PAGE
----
A zero-day exploit is one that takes advantage of a security vulnerability on the same day that the vulnerability becomes generally known. There are zero days between the time the vulnerability is discovered and the first attack.
Ordinarily, when someone detects that a software program contains a potential security issue, that person or company will notify the software company (and sometimes the world at large) so that action can be taken. Given time, the software company can fix the code and distribute a patch or software update. Even if potential attackers hear about the vulnerability, it may take them some time to exploit it; meanwhile, the fix will hopefully become available first.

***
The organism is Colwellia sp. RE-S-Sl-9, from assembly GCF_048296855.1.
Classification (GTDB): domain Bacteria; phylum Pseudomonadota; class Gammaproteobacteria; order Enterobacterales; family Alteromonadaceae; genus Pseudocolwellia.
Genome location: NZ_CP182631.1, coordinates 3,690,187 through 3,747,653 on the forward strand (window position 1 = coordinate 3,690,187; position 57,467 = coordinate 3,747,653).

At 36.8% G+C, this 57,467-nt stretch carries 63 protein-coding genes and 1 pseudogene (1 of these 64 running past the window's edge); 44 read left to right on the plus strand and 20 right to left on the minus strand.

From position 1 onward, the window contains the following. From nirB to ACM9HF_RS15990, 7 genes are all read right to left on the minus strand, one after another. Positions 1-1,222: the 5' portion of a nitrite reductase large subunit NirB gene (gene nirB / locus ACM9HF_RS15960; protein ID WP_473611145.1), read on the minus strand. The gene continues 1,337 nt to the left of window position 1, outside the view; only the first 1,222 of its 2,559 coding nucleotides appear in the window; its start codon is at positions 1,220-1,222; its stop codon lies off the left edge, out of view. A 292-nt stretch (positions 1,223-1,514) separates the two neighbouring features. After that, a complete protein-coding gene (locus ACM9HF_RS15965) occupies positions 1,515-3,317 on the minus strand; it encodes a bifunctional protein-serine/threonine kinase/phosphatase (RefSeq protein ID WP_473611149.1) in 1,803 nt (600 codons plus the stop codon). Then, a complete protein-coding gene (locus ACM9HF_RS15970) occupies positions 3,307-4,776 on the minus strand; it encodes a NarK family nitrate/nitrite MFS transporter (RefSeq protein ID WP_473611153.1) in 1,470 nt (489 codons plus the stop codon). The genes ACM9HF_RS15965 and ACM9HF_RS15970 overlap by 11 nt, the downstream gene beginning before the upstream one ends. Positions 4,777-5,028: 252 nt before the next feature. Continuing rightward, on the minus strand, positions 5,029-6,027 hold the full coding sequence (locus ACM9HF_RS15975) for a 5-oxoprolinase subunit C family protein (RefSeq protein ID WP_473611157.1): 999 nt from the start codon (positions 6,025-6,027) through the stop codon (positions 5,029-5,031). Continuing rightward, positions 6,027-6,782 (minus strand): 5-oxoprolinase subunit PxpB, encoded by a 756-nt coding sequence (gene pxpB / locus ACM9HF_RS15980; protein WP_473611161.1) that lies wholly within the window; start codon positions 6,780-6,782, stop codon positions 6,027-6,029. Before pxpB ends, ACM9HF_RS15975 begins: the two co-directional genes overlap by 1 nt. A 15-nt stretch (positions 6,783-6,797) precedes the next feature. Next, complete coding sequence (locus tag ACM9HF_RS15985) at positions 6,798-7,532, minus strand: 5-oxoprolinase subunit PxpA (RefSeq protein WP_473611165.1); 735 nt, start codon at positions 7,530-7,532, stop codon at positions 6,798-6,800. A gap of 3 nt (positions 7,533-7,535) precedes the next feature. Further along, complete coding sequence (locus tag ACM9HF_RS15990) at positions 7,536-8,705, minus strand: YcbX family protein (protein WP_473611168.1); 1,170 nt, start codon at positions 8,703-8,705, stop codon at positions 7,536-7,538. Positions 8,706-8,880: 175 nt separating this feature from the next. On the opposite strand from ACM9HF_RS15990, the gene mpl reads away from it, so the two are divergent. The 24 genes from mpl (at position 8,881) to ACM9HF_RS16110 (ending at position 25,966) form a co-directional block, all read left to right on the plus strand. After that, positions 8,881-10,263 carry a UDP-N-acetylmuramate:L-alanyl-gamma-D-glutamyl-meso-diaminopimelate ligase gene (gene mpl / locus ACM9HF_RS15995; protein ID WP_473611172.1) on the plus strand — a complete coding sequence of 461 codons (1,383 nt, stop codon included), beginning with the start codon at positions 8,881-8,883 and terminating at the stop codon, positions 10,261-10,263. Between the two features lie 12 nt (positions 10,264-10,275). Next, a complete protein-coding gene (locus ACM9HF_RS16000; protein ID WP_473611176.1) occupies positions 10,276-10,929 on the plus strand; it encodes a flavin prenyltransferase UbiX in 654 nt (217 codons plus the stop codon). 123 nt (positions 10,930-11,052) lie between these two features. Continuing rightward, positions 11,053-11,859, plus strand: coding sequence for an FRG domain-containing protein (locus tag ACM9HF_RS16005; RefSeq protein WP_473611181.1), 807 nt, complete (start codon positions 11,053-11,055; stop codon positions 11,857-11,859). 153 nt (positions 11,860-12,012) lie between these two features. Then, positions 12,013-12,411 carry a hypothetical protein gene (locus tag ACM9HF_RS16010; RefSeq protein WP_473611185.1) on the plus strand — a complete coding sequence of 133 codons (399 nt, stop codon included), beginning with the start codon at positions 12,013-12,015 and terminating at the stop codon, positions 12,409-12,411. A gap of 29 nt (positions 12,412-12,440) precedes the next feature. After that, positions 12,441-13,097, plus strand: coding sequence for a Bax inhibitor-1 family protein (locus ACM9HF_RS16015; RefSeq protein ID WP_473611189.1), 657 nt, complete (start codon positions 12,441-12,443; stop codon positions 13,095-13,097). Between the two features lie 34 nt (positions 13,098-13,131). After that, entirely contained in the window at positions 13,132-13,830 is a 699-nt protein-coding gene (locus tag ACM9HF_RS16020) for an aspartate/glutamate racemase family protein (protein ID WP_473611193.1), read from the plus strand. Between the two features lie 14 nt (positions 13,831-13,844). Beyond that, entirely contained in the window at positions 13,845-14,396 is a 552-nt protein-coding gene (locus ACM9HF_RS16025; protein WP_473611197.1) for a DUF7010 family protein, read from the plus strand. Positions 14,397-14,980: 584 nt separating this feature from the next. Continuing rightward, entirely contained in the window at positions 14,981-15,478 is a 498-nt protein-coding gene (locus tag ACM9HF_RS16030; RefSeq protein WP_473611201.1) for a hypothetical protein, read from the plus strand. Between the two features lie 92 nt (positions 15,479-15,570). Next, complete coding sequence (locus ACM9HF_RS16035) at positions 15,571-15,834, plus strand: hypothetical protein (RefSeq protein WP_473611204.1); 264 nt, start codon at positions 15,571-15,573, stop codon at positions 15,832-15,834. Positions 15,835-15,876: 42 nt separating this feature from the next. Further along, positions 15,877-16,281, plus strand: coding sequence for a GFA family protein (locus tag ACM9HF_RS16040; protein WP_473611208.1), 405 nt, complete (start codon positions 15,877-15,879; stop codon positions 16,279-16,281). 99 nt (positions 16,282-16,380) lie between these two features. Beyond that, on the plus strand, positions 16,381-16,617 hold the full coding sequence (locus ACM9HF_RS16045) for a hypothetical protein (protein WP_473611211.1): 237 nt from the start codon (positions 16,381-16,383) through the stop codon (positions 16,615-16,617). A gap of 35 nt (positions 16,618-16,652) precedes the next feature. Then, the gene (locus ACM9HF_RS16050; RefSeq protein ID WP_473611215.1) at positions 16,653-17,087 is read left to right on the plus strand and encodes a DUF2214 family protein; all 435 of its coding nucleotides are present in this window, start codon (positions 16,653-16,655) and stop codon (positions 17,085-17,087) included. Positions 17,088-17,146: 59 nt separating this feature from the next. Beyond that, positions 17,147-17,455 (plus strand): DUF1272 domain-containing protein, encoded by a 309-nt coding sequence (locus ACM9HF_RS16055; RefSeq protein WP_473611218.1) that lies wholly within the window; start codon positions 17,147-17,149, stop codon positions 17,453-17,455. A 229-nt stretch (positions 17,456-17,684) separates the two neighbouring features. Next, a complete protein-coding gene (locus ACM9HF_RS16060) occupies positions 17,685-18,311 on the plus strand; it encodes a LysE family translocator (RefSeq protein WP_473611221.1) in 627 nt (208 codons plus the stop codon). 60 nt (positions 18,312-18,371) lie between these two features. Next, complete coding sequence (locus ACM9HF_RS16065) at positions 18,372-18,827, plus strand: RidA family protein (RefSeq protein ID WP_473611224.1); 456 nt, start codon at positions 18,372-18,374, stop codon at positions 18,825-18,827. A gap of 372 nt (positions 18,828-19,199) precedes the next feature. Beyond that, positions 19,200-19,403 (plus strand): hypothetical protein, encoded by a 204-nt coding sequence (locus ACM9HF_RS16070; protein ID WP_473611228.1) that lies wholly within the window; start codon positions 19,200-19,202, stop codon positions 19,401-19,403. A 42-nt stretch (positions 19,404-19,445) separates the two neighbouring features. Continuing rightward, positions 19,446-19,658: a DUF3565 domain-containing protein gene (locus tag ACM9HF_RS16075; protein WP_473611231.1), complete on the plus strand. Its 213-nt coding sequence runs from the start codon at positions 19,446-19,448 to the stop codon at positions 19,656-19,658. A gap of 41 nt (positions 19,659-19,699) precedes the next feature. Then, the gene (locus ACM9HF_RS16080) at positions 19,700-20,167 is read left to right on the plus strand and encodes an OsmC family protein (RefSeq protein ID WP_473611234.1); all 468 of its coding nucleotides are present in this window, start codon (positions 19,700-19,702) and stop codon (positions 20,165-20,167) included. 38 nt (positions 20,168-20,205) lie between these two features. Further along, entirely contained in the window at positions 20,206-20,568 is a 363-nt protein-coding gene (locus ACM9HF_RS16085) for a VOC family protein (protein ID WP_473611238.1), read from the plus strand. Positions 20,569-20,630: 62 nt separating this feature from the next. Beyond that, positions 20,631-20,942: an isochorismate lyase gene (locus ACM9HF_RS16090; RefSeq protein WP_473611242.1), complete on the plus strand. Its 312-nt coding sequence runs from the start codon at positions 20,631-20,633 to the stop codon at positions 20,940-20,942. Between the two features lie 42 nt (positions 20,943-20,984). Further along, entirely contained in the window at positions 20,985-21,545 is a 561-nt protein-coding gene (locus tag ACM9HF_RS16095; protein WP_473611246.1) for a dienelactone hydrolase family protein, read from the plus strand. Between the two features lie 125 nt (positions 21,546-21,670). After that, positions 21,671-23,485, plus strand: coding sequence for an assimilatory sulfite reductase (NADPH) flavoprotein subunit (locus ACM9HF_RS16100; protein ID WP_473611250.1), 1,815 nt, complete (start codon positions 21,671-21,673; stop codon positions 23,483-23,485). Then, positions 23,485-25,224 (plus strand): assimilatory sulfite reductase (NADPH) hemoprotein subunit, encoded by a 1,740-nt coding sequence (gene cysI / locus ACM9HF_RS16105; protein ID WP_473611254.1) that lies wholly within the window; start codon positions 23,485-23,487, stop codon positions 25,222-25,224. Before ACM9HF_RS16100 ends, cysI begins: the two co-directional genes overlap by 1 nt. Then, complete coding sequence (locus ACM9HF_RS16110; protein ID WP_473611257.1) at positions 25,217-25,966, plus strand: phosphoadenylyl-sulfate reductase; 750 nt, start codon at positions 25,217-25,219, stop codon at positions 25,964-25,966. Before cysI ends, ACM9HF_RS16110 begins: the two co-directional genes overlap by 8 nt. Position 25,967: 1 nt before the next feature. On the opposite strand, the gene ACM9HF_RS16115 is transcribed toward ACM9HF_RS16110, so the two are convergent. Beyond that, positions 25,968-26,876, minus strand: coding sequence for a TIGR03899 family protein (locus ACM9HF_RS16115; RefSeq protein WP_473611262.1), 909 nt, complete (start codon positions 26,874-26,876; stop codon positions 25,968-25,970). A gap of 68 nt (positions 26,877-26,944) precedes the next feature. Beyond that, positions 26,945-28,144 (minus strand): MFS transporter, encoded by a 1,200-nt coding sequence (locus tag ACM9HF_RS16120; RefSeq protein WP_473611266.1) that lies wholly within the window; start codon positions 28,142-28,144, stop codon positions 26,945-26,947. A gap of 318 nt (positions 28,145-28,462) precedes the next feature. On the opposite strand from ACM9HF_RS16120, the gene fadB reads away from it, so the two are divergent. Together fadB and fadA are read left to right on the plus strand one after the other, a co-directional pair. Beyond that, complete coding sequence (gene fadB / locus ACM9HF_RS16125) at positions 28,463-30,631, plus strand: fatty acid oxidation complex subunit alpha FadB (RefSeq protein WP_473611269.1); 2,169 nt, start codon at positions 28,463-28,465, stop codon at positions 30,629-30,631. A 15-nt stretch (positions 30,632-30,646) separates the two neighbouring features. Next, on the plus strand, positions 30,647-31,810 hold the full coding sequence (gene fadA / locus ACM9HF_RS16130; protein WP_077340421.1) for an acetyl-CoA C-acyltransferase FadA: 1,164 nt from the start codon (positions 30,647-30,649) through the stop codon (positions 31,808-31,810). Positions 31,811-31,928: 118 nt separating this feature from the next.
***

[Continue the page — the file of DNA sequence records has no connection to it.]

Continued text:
Sometimes, however, a hacker may be the first to discover the vulnerability. Since the vulnerability isn't known in advance, there is no way to guard against the exploit before it happens. Companies exposed to such exploits can, however, institute procedures for early detection:
- Use virtual LANs (IPsec) to protect the contents of individual transmissions.
- Deploy an intrusion detection system (stateful firewall.
- Introduce network access control to prevent rogue machines from gaining access to the wire.
- Lock down wireless access points and use a security scheme like Wi-Fi Protected Access or WPA2 for maximum protection against wireless-based attacks.